The “All-Seeing Eye” has appeared in popular culture for many years. It inevitably reminds us of groups such as the Illuminati, allegedly a secret society that rules the lives and destinies of people through their political, economic and cultural connections.
But the history of this symbol goes back much further back in time. Researcher David Percival has traced a detailed history of the origins of this symbol, which, like many others (the cross, without going any further) has undergone important historical changes regarding its original meaning.
Ancient Egypt: The Eye of Horus 𓂀
The Eye of Horus (also known as the Eye of Ra) is linked to the solar deities. Horus’s left eye was said to be the Moon while his right eye was the Sun. It represented the sacrifice made by Horus when Set gouged his eye out, and the subsequent healing of the eye made it a symbol of sacrifice and resurrection. Egyptians wore it as a protection against evil spirits.
According to a more modern interpretation, the Eye of Horus would be a kind of map of the cerebral cortex, with the thalamus and the pineal and pituitary glands represented by the edges, eyebrows and eyelashes around his eye.
The Third Eye in Hinduism
The Rigveda (one of the oldest texts of humanity, dating from the year 3000 BC) refers to the Sun and other “ocular” deities through the gaze. Shiva has three eyes, the third one in the middle of his forehead, in reference to unlimited knowledge, which would destroy everything he saw when opened.
However, Shiva’s eye is also linked to divine wisdom, which sweeps away evil and ignorance.
The Divine Eye in Buddhism
Buddhists regard the third eye as the “eye of consciousness,” representing the vantage point beyond one’s physical sight that is achieved through enlightenment.
The iconography in Nepalese texts and temples often features the symbol of a being facing forward with a golden eye in the center of the forehead.
Buddha statues across Asia also show him with a third eye open, symbol of the final awakening.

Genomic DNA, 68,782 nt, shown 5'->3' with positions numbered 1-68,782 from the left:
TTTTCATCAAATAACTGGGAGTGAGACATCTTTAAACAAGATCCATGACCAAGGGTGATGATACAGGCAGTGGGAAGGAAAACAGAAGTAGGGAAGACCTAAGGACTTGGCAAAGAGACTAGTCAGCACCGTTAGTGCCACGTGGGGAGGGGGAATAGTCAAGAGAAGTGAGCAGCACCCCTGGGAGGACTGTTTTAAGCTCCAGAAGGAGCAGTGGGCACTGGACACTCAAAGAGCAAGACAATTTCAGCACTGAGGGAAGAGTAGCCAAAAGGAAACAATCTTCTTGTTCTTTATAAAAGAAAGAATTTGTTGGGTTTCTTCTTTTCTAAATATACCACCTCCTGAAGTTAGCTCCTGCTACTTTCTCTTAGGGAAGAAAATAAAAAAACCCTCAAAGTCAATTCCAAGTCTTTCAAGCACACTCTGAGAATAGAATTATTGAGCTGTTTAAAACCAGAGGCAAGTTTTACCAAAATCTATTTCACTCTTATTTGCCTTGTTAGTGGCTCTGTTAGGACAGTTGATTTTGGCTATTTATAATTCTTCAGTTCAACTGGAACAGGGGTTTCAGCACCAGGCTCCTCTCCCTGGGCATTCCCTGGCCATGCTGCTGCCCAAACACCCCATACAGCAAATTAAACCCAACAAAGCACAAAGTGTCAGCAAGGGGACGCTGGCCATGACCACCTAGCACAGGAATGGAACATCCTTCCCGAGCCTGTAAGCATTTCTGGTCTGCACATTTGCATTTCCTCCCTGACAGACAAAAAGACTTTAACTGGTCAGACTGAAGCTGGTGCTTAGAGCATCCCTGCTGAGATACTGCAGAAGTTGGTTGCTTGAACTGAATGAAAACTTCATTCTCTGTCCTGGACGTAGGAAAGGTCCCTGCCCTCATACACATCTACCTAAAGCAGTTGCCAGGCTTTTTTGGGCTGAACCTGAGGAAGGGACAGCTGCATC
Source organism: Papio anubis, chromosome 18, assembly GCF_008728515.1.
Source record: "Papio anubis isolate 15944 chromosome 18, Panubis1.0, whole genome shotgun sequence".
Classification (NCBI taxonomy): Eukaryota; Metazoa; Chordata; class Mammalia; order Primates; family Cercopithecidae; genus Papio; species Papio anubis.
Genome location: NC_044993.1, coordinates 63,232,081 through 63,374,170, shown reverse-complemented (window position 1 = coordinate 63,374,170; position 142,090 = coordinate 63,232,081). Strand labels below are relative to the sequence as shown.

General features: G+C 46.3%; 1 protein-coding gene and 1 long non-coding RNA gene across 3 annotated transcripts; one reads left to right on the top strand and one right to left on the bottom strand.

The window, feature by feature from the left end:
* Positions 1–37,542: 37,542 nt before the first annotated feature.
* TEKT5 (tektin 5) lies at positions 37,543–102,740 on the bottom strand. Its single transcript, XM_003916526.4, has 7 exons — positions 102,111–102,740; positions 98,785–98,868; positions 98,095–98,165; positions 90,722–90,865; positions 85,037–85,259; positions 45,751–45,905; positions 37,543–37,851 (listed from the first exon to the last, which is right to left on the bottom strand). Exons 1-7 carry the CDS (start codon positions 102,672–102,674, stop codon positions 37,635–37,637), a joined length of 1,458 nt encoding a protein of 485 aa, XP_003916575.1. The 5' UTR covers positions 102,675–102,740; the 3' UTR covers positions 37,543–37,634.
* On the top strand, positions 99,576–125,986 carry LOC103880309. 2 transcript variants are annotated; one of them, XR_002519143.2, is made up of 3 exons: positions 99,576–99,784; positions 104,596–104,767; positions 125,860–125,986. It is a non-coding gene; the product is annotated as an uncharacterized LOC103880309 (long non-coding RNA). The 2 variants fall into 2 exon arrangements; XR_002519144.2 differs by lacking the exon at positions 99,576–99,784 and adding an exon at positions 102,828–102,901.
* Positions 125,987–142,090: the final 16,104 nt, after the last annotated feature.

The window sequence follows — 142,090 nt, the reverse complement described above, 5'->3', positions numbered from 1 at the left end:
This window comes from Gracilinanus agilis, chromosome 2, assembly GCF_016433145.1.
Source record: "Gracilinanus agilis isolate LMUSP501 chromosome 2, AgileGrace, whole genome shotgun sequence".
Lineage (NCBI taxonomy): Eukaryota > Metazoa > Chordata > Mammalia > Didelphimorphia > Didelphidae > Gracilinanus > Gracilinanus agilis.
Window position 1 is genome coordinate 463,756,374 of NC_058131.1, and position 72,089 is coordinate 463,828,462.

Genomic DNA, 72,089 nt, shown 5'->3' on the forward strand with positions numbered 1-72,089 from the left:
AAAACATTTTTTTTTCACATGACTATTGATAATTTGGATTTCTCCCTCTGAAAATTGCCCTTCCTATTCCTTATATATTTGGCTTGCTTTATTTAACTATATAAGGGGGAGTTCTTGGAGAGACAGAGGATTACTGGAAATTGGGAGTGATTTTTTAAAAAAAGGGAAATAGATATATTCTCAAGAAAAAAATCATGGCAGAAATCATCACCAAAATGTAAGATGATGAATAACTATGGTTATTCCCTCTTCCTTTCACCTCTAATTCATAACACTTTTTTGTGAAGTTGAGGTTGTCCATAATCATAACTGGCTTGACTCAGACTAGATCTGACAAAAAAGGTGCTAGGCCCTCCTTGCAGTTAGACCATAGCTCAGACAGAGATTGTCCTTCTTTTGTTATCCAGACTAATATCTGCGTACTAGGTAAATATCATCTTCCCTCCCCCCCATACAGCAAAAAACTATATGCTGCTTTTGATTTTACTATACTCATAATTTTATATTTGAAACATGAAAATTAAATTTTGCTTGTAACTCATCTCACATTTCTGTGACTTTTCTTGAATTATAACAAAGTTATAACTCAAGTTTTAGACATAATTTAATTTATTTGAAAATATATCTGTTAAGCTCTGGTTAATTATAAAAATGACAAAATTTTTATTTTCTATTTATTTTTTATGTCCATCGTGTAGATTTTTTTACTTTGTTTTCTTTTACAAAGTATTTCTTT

Middle East: Hamsa and the Evil Eye
In Judaism and other Middle Eastern religions, the All-Seeing Eye appears in the form of a symbol called Hamsa, Khamsa, or Hamesh.
It is an eye on the palm of a hand, which is usually placed in houses or worn as a protection amulet against the “evil eye” (diseases caused by envy of the enemy’s eyes.)
Its origins go back to Mesopotamia, where Ishtar’s hand was a powerful sign of divine protection. It is also known as “the hand of Fatima” in Islam.
In Greece and Turkey there is a similar symbol, the Nazar: these are concentric blue and white glass circles that give the appearance of a beady eye. The Nazar and Hamsa are both worn to protect against the Evil Eye.
Christianity: The Eye of Providence
Starting in the 16th century, Christian iconography shows an eye often surrounded by rays of light.
The eye is located within a triangle, representing the ubiquity of the Holy Trinity, as well as the eye of God watching over humanity (the concept of divine providence).
In the modern era, a notable depiction of the eye is the reverse of the Great Seal of the United States, which appears on the United States one-dollar bill.
⋅⋆⊱╌╌╍╌⋇❬ ⋆ ┊ ⋆ ┊ ⋆ ❭⋇╌╌╍╌⊰⋆⋅
Personally I like to light a purple candle and meditate while focusing on the third eye and breathing in white light through it.
Do you use the symbolism of the eye in your personal practice? Do you attach any meaning to the eye?